ALBUM REVIEW: The Lawrence Arms – Skeleton Coast

Release Date: July 17th 2020
Label: Epitaph Records
Website: None available
Facebook: www.facebook.com/thelawrencearms
Twitter: www.twitter.com/thelawrencearms

Rating:

With a career spanning over two decades, it’s no wonder The Lawrence Arms are considered such an integral part of the punk scene. Six years since their last record ‘Metropole’, the band return with their long-awaited seventh offering, ‘Skeleton Coast’.

Opener ‘Quiet Storm’ is an idyllic sing-along track to re-introduce this band back into your life. It’s simplistic and easy-listening, and you’ll soon find yourself tapping along. However, this very quickly does a complete 180° as lead single ‘PTA’ follows. Although the track tells the story of a breakdown of a failing relationship, it’s very well-hidden underneath an eccentric gritty punk-infused riot on the surface, and any pause for emotional reflectional seems to get lost along the way.

One of the notable things about this band is the way in which they manage to link tracks almost in a story-like style, tying in the whole record seamlessly. Upon first listen, there are moments where you can hear wolf howls, which appears somewhat puzzling and seems to have no real purpose. That is until later when ‘Under Paris’ revives this theme of wolves roaming an apocalyptic world; “We are the wolves / Chase the light of the moon’.

Likewise, ‘Don’t Look At Me’ and ‘How We Rot’ both mention a mystery woman known as Brandy, which in fact is homage to one of the band’s favourite songs from the 70s, ‘Brandy’ by Looking Glass. Both tracks offer up something a little different thanks to Chris McCaughan and Brendan Kelly who both share the role of vocalist, something that has always been the trademark that has managed to set this band apart.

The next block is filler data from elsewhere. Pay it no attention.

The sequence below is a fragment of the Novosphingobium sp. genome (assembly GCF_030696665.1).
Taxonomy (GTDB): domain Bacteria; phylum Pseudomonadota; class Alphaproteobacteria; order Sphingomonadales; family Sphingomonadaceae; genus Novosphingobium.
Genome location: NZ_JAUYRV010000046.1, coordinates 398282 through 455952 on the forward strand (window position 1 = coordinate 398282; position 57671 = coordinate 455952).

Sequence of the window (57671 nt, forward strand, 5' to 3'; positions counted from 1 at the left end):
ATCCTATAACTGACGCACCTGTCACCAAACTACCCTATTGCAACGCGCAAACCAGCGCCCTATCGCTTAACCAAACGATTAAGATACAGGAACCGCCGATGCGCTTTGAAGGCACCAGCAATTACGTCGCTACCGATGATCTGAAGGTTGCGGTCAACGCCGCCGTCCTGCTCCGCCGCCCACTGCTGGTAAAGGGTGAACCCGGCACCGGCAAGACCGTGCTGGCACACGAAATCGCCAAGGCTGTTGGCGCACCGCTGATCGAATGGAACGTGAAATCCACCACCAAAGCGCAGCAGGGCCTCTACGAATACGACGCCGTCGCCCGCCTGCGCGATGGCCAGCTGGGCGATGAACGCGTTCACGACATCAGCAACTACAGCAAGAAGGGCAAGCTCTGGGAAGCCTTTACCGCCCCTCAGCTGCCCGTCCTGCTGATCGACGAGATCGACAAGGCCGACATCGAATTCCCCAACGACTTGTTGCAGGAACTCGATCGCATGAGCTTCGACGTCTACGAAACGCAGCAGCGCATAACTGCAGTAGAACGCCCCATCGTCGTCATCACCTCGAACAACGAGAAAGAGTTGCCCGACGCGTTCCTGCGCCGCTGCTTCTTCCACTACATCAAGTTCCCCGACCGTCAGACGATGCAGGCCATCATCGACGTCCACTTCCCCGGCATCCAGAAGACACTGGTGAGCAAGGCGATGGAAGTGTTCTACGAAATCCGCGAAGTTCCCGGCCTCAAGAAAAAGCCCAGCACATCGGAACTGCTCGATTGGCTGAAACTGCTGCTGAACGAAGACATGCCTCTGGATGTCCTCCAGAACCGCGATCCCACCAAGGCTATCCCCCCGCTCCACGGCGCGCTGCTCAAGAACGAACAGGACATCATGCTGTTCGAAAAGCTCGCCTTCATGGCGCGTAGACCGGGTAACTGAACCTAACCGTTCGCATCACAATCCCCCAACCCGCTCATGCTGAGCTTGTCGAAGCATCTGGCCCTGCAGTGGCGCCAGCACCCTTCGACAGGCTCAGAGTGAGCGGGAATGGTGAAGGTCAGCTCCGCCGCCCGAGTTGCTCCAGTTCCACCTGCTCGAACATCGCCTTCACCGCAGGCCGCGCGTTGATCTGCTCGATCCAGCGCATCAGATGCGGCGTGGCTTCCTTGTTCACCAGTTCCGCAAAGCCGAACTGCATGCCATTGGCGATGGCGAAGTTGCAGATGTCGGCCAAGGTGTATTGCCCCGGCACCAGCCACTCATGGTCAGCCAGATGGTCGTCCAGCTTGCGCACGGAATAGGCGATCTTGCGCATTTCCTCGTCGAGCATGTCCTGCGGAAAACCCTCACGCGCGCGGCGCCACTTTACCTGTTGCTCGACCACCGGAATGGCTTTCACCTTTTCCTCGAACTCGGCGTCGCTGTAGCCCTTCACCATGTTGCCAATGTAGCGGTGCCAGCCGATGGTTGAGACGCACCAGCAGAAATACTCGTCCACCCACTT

Musically, it’s evident that there’s been a real growth in their sound. Kelly‘s bass impresses in ‘Dead Mans Coat’, which really emphasises the emotion of the track, whilst ‘Ghostwriter’ offers an incredibly effective melodic bass line. Still, it’s safe to say that the standout performance comes from McCaughan‘s solo in ‘(The) Demon’, an unnerving track that really delves into some dark places.

The Lawrence Arms triumph in their gritty old school punk tracks, but it’s their contemporary punk rock anthems that keep them feeling fresh and current. ‘Goblin Foxhunt’ is reminiscent of classic Blink-182, combining energetic guitar riffs and humorous lyrics, whilst closer ‘Coyote Crown’ is clearly the track that’s going to be the crowd pleaser. It almost feels like the perfect finale for this album.

With 15 tracks crammed into 35 minutes, at times the chaos of it all can be very overwhelming. With an album that encompasses some epic storytelling, hilarious one liners, and incredible guitar solos, it definitely requires a couple of listens as it’s extremely easy to miss something the first time around.

Although it’s been a long time coming, ‘Skeleton Coast’ offers up that raucous punk sound that have helped The Lawrence Arms outlive many other 90s bands. The record demonstrates how they’ve grown over the years whilst still retaining the charm and talent that has allowed them to continue thus far, but we can only hope we don’t have to wait quite so long for the next album.